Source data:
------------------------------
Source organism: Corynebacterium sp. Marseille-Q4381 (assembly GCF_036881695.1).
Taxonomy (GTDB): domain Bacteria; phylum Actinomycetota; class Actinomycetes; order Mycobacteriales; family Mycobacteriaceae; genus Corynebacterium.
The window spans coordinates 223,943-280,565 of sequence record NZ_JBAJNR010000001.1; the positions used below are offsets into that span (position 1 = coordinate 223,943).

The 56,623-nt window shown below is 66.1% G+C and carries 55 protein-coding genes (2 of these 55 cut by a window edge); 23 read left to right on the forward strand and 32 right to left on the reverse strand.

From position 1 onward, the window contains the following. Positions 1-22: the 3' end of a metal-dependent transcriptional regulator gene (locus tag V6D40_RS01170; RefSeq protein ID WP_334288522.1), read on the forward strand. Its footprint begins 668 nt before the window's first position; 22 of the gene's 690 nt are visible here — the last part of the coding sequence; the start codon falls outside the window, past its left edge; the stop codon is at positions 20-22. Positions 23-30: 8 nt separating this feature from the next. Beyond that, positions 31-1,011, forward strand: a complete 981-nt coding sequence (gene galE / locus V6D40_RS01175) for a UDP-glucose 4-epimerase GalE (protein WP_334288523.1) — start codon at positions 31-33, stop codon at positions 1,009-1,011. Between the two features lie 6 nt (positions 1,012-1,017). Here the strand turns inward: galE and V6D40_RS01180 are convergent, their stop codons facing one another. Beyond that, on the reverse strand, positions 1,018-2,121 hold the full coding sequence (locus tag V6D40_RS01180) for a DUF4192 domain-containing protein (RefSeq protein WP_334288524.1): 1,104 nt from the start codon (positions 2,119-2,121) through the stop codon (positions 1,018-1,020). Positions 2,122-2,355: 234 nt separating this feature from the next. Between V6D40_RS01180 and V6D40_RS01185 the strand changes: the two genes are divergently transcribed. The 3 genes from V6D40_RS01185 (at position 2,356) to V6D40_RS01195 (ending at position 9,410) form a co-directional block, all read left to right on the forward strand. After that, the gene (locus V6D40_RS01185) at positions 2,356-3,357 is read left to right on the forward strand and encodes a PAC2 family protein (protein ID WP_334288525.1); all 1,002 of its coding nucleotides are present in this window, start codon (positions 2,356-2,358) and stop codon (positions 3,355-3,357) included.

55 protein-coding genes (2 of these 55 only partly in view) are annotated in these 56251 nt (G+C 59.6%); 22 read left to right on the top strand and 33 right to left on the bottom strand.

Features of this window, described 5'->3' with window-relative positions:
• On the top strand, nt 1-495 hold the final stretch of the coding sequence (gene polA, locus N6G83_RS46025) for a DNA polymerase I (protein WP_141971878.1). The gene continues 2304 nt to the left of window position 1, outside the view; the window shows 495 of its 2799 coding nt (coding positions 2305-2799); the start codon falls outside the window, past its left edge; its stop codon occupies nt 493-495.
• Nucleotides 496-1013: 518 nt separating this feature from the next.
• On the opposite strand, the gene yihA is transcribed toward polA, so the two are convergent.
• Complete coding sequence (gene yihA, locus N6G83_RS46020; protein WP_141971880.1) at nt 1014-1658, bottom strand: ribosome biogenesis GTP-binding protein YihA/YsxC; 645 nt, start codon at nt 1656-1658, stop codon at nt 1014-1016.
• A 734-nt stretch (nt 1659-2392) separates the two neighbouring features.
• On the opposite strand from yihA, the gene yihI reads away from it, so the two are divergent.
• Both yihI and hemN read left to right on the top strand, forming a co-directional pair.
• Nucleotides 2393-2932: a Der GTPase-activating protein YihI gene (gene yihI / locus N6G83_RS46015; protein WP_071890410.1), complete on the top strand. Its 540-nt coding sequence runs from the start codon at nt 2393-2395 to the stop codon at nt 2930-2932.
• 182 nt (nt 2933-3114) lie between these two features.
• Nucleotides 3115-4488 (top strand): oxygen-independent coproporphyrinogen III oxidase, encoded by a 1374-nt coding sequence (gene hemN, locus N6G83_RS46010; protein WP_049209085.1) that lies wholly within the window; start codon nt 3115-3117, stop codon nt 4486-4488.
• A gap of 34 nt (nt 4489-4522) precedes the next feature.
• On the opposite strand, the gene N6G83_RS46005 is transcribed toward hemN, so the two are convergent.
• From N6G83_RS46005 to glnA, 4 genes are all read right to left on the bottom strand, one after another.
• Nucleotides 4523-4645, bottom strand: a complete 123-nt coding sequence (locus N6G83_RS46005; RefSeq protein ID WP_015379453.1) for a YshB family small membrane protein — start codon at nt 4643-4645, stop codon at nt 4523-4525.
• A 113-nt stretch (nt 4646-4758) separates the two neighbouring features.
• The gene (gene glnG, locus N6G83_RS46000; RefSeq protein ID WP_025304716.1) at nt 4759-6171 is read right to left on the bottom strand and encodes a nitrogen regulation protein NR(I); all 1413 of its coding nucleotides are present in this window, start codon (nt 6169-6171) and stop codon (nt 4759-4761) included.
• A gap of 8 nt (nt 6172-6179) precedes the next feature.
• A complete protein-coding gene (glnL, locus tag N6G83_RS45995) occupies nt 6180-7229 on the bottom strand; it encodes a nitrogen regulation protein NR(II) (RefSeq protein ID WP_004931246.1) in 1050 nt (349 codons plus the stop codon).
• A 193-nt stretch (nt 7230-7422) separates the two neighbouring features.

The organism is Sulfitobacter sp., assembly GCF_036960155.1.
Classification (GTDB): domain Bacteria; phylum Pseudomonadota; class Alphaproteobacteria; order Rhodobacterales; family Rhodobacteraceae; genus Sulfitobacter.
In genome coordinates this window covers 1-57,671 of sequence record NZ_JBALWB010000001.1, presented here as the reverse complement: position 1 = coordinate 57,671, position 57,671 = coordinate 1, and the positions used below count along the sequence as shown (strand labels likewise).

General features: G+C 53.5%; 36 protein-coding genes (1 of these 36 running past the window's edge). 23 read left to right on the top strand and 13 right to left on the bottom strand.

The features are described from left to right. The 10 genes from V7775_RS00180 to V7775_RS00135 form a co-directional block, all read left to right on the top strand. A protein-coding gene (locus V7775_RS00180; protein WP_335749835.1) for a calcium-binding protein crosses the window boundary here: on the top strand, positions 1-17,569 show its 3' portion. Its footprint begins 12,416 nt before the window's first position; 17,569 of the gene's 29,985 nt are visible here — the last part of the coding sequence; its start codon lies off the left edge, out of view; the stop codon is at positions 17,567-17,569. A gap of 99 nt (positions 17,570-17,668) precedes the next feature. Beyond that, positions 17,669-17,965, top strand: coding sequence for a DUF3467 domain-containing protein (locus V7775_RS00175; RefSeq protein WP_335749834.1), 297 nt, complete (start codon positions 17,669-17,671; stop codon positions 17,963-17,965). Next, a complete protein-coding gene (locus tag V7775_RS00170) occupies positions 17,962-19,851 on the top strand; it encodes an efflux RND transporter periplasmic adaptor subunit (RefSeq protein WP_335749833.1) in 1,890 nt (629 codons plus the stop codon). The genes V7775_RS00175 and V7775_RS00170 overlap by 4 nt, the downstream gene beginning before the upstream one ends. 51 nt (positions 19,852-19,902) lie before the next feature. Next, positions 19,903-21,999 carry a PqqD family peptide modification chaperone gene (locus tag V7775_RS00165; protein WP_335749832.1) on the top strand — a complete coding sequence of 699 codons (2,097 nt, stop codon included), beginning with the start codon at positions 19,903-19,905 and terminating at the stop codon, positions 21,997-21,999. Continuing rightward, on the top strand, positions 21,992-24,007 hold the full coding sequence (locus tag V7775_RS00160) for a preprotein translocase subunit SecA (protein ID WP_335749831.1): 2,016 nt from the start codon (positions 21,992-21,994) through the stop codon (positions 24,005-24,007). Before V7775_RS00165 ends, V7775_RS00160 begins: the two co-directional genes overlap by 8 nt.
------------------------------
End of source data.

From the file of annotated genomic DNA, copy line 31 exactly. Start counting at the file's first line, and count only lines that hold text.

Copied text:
The features are described from left to right. The 10 genes from V7775_RS00180 to V7775_RS00135 form a co-directional block, all read left to right on the top strand. A protein-coding gene (locus V7775_RS00180; protein WP_335749835.1) for a calcium-binding protein crosses the window boundary here: on the top strand, positions 1-17,569 show its 3' portion. Its footprint begins 12,416 nt before the window's first position; 17,569 of the gene's 29,985 nt are visible here — the last part of the coding sequence; its start codon lies off the left edge, out of view; the stop codon is at positions 17,567-17,569. A gap of 99 nt (positions 17,570-17,668) precedes the next feature. Beyond that, positions 17,669-17,965, top strand: coding sequence for a DUF3467 domain-containing protein (locus V7775_RS00175; RefSeq protein WP_335749834.1), 297 nt, complete (start codon positions 17,669-17,671; stop codon positions 17,963-17,965). Next, a complete protein-coding gene (locus tag V7775_RS00170) occupies positions 17,962-19,851 on the top strand; it encodes an efflux RND transporter periplasmic adaptor subunit (RefSeq protein WP_335749833.1) in 1,890 nt (629 codons plus the stop codon). The genes V7775_RS00175 and V7775_RS00170 overlap by 4 nt, the downstream gene beginning before the upstream one ends. 51 nt (positions 19,852-19,902) lie before the next feature. Next, positions 19,903-21,999 carry a PqqD family peptide modification chaperone gene (locus tag V7775_RS00165; protein WP_335749832.1) on the top strand — a complete coding sequence of 699 codons (2,097 nt, stop codon included), beginning with the start codon at positions 19,903-19,905 and terminating at the stop codon, positions 21,997-21,999. Continuing rightward, on the top strand, positions 21,992-24,007 hold the full coding sequence (locus tag V7775_RS00160) for a preprotein translocase subunit SecA (protein ID WP_335749831.1): 2,016 nt from the start codon (positions 21,992-21,994) through the stop codon (positions 24,005-24,007). Before V7775_RS00165 ends, V7775_RS00160 begins: the two co-directional genes overlap by 8 nt.